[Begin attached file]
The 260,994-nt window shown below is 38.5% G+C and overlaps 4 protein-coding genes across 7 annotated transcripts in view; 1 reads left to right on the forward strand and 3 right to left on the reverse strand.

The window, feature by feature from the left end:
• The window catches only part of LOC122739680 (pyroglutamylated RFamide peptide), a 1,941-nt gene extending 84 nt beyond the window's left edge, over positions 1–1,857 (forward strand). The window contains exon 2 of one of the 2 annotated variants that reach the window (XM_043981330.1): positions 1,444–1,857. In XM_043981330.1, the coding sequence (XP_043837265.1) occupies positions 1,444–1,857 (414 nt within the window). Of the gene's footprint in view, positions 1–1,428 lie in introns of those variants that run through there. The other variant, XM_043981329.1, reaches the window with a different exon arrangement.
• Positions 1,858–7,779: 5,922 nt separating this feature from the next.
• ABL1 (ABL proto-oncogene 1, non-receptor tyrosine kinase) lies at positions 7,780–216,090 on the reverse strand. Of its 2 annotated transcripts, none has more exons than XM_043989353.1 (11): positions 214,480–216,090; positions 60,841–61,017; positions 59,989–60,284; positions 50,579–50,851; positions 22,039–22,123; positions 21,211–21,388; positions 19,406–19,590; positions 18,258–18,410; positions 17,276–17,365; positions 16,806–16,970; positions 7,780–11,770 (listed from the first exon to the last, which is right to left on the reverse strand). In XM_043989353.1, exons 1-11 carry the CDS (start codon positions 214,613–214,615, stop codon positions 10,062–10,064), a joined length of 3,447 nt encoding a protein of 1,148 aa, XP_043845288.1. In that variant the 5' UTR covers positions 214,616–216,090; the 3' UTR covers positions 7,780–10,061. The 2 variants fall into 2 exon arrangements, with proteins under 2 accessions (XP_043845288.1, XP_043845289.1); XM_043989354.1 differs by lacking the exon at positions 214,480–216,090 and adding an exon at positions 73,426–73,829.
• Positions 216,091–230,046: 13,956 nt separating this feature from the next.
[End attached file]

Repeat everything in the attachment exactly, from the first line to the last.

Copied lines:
The 260,994-nt window shown below is 38.5% G+C and overlaps 4 protein-coding genes across 7 annotated transcripts in view; 1 reads left to right on the forward strand and 3 right to left on the reverse strand.

The window, feature by feature from the left end:
• The window catches only part of LOC122739680 (pyroglutamylated RFamide peptide), a 1,941-nt gene extending 84 nt beyond the window's left edge, over positions 1–1,857 (forward strand). The window contains exon 2 of one of the 2 annotated variants that reach the window (XM_043981330.1): positions 1,444–1,857. In XM_043981330.1, the coding sequence (XP_043837265.1) occupies positions 1,444–1,857 (414 nt within the window). Of the gene's footprint in view, positions 1–1,428 lie in introns of those variants that run through there. The other variant, XM_043981329.1, reaches the window with a different exon arrangement.
• Positions 1,858–7,779: 5,922 nt separating this feature from the next.
• ABL1 (ABL proto-oncogene 1, non-receptor tyrosine kinase) lies at positions 7,780–216,090 on the reverse strand. Of its 2 annotated transcripts, none has more exons than XM_043989353.1 (11): positions 214,480–216,090; positions 60,841–61,017; positions 59,989–60,284; positions 50,579–50,851; positions 22,039–22,123; positions 21,211–21,388; positions 19,406–19,590; positions 18,258–18,410; positions 17,276–17,365; positions 16,806–16,970; positions 7,780–11,770 (listed from the first exon to the last, which is right to left on the reverse strand). In XM_043989353.1, exons 1-11 carry the CDS (start codon positions 214,613–214,615, stop codon positions 10,062–10,064), a joined length of 3,447 nt encoding a protein of 1,148 aa, XP_043845288.1. In that variant the 5' UTR covers positions 214,616–216,090; the 3' UTR covers positions 7,780–10,061. The 2 variants fall into 2 exon arrangements, with proteins under 2 accessions (XP_043845288.1, XP_043845289.1); XM_043989354.1 differs by lacking the exon at positions 214,480–216,090 and adding an exon at positions 73,426–73,829.
• Positions 216,091–230,046: 13,956 nt separating this feature from the next.